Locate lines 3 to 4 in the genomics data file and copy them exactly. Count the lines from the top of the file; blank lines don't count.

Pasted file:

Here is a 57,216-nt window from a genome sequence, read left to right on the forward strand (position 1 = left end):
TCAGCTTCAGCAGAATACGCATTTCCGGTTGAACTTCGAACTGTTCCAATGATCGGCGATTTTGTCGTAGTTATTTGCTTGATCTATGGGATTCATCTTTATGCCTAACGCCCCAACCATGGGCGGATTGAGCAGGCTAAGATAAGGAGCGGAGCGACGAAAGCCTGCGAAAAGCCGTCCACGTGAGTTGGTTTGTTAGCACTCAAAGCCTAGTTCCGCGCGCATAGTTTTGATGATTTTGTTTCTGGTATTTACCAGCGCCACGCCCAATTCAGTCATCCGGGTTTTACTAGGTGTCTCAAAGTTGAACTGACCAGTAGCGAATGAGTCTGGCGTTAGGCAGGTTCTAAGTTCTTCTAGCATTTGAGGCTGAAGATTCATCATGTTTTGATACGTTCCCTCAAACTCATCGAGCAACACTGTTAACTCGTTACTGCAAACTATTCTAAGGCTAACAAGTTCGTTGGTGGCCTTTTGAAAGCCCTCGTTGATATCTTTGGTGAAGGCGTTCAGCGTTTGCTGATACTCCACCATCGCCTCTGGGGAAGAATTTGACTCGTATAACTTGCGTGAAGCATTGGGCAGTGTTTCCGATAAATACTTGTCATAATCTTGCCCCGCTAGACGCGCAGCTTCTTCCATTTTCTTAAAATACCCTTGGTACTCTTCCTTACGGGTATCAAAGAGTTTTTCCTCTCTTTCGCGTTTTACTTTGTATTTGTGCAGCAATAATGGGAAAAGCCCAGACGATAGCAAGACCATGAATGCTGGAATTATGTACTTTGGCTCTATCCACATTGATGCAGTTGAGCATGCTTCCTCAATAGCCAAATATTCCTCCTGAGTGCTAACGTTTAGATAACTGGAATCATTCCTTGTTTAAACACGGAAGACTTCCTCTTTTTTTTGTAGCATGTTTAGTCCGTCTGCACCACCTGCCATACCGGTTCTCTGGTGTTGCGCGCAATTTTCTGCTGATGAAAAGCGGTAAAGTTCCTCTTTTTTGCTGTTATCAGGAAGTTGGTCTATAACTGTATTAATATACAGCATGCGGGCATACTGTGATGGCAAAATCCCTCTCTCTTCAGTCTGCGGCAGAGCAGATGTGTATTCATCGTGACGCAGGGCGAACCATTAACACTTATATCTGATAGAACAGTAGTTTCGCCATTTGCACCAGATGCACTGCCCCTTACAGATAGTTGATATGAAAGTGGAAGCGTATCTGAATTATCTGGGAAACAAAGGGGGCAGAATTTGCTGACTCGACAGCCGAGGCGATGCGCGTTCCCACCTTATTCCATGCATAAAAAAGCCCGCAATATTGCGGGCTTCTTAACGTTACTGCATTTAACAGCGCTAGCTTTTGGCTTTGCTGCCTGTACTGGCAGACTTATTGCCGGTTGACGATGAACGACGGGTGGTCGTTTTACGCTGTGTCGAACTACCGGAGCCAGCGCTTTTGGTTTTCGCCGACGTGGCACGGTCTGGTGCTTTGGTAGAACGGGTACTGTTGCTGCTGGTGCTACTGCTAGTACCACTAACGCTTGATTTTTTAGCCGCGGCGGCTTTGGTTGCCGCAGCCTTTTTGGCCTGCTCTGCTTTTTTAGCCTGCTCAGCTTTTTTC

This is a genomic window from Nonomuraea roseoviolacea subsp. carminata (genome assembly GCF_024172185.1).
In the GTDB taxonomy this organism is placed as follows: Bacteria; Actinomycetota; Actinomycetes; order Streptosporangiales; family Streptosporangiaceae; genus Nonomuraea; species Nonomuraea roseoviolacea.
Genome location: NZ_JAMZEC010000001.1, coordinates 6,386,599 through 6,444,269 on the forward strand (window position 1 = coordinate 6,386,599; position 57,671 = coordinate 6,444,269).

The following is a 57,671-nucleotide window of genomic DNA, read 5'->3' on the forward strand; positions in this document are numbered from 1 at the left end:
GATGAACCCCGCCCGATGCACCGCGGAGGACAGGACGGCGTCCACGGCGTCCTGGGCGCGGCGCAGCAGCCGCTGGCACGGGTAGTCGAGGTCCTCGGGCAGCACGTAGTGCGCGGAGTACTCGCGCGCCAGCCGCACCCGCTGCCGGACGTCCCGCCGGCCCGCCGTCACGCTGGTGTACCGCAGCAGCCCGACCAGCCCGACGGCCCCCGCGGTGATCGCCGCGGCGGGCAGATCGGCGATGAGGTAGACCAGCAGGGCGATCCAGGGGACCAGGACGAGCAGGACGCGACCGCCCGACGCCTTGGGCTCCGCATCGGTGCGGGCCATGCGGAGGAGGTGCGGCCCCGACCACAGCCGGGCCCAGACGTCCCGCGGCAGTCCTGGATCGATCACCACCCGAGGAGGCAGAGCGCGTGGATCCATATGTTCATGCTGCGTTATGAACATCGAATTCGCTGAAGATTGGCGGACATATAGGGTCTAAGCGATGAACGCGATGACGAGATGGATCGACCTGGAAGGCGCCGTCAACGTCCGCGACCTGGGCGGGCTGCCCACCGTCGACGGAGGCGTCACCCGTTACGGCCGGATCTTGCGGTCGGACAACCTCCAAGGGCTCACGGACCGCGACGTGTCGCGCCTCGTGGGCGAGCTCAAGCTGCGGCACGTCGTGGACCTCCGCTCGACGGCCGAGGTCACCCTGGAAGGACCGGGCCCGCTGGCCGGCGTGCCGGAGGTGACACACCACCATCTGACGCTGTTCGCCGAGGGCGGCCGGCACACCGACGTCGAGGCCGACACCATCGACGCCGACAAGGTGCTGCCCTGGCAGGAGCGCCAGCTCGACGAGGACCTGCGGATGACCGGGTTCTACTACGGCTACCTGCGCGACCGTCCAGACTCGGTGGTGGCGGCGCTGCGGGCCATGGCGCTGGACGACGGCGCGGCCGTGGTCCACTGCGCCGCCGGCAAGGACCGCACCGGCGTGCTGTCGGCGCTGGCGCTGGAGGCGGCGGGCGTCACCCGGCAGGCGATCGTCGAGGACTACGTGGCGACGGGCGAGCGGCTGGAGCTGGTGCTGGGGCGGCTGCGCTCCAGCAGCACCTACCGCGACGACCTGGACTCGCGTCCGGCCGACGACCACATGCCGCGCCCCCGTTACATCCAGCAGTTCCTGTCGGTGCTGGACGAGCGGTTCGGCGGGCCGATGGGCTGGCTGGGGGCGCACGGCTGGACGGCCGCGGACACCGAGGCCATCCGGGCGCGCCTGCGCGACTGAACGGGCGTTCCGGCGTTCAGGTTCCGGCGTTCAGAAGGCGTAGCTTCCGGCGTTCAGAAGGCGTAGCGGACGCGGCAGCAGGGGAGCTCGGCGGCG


This is a genomic window from Nonomuraea roseoviolacea subsp. carminata (genome assembly GCF_024172185.1).
In the GTDB taxonomy this organism is placed as follows: Bacteria; Actinomycetota; Actinomycetes; order Streptosporangiales; family Streptosporangiaceae; genus Nonomuraea; species Nonomuraea roseoviolacea.